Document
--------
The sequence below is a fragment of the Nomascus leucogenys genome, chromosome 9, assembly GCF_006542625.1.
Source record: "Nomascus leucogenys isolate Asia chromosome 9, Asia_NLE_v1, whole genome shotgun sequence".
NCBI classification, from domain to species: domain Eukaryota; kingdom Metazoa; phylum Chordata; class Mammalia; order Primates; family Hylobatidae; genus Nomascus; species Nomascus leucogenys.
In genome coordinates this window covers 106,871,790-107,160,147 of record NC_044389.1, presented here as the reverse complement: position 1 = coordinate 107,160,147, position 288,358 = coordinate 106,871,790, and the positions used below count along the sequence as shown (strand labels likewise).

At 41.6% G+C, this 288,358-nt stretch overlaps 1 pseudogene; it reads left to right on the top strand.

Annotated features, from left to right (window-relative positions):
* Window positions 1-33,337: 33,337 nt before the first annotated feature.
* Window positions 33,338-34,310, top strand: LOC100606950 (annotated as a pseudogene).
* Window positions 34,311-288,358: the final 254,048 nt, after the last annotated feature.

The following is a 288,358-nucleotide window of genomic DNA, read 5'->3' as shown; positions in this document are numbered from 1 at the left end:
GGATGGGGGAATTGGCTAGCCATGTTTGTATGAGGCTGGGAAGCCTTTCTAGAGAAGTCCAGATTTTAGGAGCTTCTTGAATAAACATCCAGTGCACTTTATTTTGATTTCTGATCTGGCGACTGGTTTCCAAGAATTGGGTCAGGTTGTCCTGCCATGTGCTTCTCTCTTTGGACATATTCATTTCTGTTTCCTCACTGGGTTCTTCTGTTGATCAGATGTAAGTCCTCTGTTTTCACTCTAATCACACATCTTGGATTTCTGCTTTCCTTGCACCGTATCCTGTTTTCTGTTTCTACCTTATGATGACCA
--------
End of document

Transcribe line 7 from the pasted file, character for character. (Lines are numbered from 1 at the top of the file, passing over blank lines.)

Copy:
* Window positions 1-33,337: 33,337 nt before the first annotated feature.